Do You Feel Misunderstood?
by John Coblentz
taken from the March 1998 newsletter of
Deeper Life Ministries
A number of years ago I found myself in that difficult situation of trying to
explain myself to a man who was convinced I had wronged him. I thought a simple
explanation would clear up the matter because I really did have his interests
at heart. But the more I explained, the less he seemed to believe me.
I still remember coming to an insight that has helped me in the years since
then: Sometimes we need to accept misunderstanding and just let it be, if there
is to be any forward progress in the relationship.
Why are there misunderstandings?
As we look at Biblical examples--Joseph, with his brothers; David, with Saul;
Jesus, with His disciples and with the Jewish leaders--we come to realize that
there can be a variety of factors contributing to misunderstandings.
So how do we avoid this deception?
- Sometimes we are misunderstood because people do not hear us accurately.
This is the most simple cause, and can generally be cleared up with further
explanation. One time Jesus' disciples, for example, thought He was scolding them
because they had not taken enough food. Actually, His comment,
"Beware of the leaven of the Pharisees," was a
warning to be on guard against thinking and believing like the Pharisees. With
further explanation, this misunderstanding was cleared up (Matthew 16:6-12).
- Sometimes we are misunderstood by people who have hidden motives that
cloud their ability to understand what we are doing or saying. Saul, for
example, could not understand that David was trying to honor him. He viewed David
as an enemy set on taking the kingdom because Saul's own heart was angry and
vengeful, and he could not trust that David's was otherwise. When Saul observed
that men (some of his own relatives) were defecting to David, he blamed David,
rather than considering that his own actions were the cause of men parting ways
- Sometimes we feel misunderstood when in truth others understand us
better than we think they do. Self-deception is a real possibility. We may
think, as the rich young ruler did, that our motives are righteous and pure, when
in fact love of money is deeper than love of God; when we are motivated more by
self than true service; when we want the praise of men more than the praise of
God; when we are being protective of ourselves under the pretense of being humble.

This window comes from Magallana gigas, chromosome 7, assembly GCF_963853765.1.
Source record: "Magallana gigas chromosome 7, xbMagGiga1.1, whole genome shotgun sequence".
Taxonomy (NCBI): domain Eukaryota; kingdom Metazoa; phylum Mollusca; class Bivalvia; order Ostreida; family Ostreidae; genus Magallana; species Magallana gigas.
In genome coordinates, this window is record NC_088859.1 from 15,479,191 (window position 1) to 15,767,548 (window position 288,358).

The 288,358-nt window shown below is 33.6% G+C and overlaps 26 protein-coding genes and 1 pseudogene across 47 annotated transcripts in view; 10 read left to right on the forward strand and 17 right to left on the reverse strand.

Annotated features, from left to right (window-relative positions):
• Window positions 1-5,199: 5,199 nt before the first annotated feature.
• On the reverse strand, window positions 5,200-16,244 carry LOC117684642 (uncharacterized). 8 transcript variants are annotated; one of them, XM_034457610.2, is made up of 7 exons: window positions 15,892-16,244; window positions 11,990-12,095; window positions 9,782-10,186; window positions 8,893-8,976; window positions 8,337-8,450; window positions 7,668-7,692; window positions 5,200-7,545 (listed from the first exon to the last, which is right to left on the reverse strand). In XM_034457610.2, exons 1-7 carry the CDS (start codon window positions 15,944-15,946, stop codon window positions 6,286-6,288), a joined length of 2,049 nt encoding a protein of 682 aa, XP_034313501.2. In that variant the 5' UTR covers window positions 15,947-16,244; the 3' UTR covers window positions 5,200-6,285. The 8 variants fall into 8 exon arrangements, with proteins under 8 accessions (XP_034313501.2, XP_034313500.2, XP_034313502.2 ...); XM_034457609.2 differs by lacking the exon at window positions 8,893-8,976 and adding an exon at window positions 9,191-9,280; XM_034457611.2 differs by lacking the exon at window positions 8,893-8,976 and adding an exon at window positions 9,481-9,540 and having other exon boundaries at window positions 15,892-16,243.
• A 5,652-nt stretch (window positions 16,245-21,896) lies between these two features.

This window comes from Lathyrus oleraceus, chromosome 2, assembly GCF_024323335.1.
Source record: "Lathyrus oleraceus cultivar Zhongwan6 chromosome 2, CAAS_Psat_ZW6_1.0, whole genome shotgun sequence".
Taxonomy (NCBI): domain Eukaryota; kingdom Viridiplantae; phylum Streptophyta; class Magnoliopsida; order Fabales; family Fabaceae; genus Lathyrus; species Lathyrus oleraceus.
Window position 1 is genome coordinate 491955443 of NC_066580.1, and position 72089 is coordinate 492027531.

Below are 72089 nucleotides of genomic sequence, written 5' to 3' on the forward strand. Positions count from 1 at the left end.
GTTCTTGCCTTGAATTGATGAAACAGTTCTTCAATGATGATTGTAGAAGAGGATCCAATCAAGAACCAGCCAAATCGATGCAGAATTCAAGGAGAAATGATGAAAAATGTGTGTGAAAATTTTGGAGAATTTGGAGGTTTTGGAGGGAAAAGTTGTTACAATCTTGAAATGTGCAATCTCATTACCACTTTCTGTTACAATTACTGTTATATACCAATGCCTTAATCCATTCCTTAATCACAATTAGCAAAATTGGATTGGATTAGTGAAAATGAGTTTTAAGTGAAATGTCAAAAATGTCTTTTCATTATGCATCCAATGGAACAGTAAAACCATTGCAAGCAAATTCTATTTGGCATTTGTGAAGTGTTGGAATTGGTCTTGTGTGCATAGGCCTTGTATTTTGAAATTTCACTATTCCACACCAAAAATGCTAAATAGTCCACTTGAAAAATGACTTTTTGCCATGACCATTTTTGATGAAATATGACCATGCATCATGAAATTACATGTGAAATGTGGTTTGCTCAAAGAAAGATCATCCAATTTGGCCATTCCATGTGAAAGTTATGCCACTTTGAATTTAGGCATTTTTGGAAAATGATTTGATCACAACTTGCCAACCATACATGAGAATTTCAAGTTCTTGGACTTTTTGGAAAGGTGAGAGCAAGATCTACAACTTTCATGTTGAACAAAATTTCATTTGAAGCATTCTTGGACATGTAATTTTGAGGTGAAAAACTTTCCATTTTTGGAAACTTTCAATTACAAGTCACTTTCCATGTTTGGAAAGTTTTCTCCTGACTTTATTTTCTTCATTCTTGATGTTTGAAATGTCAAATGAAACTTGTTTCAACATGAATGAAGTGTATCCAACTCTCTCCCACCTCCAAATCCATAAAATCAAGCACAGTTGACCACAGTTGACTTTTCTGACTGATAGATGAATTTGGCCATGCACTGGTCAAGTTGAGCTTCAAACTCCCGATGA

Unfortunately, when someone lays bare our hidden motives, we are prone to
"walk away sorrowful," like the rich young ruler, instead of kneeling in
repentance. Some people reading this article may have read the opening
illustration, for example, and decided, "Well, I'll just have to accept being
misunderstood," when really they are being difficult and uncooperative in a relationship.
- We must love the truth. Paul wrote about those who
"received not the love of the truth, that they might be
saved." And he added, "For this cause God shall
send them strong delusion, that they should believe a lie"
(2 Thessalonians 2:10,11). We must love the truth more than our image. We must
rather be corrected than always proved right.
- We must walk in God's light. Jesus told Nicodemus,
"He that doeth truth cometh to the light, that his deeds
may be made manifest, that they are wrought in God" (John 3:21).
People who are not willing to be open, not willing to show their deeds, not
willing to talk to those over them, are going to be misunderstood. In the
process of honest inquiry, silence gives occasion for many misunderstandings.
- We must accept misunderstandings only if we are willing to work in
the best interests of those who misunderstand us. This is an important
test of our motives. Jesus was misunderstood by the Jews of His day, and yet
He was willing to die for them. Some people are willing to be silent about
being misunderstood, and they think they are following Jesus' example. But
they take a "time will prove you wrong" attitude, or they resort to sulking
or being uncooperative, or they remove themselves as far as possible from
those who misunderstand them.
This is hardly the Spirit of Christ, who offered redemption for the very
ones who rejected Him.
- If we are misunderstood, and we...
- Pray for those who misunderstand us;
- Are kind and respectful toward those who slight us;
- Seek the good of those who judge us wrongly;
- Protect the reputation of those who slander us;
- Privately work in the best interests of those who are working against
us, and purposely avoid telling them what we do for them;
- Thank the Lord for the purifying effect in our lives when we are misunderstood;
- ...then we have the Spirit of Jesus, "Who, when he was
reviled, reviled not again; when he suffered, he threatened not; but committed
himself to him that judgeth righteously" (1 Peter 2:23).